The town was founded as a colony of the Colophonians and was called Μύρλεια (Myrleia or Myrlea). Philip V of Macedon took the town, as it appears, during his war against the king of Pergamon, and gave it to his ally, King Prusias I of Bithynia, who fortified and enlarged it – indeed almost rebuilt it – around 202 BC, renaming it Ἀπάμεια (transcribed as Apameia, Apamea, or Apamia), after his wife, Apama III.
The place was on the west coast of the Gulf of Gemlik, and northwest of Bursa, then called Prusa, for which it served as a port.
The Romans made Apamea a colonia, apparently in the time of Augustus, or perhaps Julius Caesar, in view of the adjective "Iulia" that appear on its coins under Roman rule. Its earlier coins were stamped Ἀπαμέων Μυρλεάνων, but in Roman times they bore the label C.I.C.A. (Colonia Iulia Concordia Apamea).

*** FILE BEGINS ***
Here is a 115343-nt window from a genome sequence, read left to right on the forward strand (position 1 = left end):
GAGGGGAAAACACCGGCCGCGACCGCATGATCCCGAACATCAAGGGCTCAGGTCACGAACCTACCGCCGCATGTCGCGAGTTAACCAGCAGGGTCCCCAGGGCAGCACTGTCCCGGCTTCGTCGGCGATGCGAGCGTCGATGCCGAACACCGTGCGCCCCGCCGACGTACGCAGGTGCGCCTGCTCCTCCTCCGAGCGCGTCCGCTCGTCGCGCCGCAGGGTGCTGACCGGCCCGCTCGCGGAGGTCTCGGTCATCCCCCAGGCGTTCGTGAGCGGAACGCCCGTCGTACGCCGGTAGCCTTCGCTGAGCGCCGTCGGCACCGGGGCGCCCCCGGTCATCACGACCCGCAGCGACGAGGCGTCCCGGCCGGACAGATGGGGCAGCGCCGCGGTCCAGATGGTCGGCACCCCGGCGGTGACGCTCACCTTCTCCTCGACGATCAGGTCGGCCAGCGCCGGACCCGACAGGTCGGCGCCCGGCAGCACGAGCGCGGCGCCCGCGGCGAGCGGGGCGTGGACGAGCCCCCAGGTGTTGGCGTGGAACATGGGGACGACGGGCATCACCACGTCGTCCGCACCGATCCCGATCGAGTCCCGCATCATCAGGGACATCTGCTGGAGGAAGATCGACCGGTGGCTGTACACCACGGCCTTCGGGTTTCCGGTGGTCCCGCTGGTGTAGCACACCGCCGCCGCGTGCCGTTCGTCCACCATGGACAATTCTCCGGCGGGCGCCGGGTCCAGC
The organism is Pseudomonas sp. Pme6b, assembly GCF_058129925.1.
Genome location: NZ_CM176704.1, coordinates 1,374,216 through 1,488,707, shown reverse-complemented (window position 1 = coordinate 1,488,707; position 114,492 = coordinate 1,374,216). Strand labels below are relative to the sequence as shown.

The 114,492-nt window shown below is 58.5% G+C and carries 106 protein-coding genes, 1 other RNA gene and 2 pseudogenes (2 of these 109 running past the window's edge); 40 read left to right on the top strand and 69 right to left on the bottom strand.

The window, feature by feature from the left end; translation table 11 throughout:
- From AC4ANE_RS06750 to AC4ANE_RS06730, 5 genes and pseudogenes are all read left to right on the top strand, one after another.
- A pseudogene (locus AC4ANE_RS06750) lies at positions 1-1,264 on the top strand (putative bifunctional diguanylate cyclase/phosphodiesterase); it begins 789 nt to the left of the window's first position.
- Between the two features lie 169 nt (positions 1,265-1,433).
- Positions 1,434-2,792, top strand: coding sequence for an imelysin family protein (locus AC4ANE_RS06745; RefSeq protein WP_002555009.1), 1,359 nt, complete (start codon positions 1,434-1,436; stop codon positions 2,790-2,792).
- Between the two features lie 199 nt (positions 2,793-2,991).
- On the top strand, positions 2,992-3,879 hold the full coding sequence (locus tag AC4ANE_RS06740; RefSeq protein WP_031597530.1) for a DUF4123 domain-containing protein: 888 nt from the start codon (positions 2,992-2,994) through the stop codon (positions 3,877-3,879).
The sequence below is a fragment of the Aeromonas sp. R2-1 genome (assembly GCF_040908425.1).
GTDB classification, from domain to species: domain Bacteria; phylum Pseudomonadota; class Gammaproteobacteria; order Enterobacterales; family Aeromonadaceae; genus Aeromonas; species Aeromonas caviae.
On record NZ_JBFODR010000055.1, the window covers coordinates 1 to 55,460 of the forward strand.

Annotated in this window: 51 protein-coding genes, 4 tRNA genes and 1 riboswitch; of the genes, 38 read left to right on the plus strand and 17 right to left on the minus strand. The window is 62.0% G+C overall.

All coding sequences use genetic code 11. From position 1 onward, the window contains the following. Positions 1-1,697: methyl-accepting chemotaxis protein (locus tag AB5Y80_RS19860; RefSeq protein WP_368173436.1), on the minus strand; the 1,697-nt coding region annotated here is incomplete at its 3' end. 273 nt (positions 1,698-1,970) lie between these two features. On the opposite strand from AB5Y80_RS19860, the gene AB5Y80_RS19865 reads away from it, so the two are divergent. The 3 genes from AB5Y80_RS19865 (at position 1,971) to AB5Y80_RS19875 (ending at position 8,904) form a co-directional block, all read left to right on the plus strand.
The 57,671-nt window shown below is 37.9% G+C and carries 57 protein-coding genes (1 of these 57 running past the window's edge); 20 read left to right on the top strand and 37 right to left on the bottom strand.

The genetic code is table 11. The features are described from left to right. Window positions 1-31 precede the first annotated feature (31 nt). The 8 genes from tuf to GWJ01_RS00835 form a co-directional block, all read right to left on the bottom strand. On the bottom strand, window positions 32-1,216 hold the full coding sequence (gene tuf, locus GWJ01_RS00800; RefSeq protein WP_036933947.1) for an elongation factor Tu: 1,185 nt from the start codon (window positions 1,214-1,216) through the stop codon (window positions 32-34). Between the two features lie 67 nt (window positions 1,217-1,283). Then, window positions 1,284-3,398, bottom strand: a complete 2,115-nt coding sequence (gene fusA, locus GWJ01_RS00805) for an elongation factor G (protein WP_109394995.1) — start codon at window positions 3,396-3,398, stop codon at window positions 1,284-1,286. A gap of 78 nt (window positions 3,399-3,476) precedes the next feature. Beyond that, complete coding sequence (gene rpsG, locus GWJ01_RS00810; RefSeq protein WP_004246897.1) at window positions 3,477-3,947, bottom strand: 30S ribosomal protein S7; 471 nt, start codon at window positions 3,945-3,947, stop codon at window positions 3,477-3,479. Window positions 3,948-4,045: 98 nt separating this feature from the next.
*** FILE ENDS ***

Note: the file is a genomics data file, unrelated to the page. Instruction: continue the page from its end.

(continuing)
When Pliny the Younger was governor of Bithynia, he consulted Trajan about a claim by the colonia not to have its accounts of receipts and expenditures examined by the Roman governor.
A passage of Ulpian shows use of the adjectival form of the name was Apamenus: "Apamena: est in Bithynia colonia Apamena.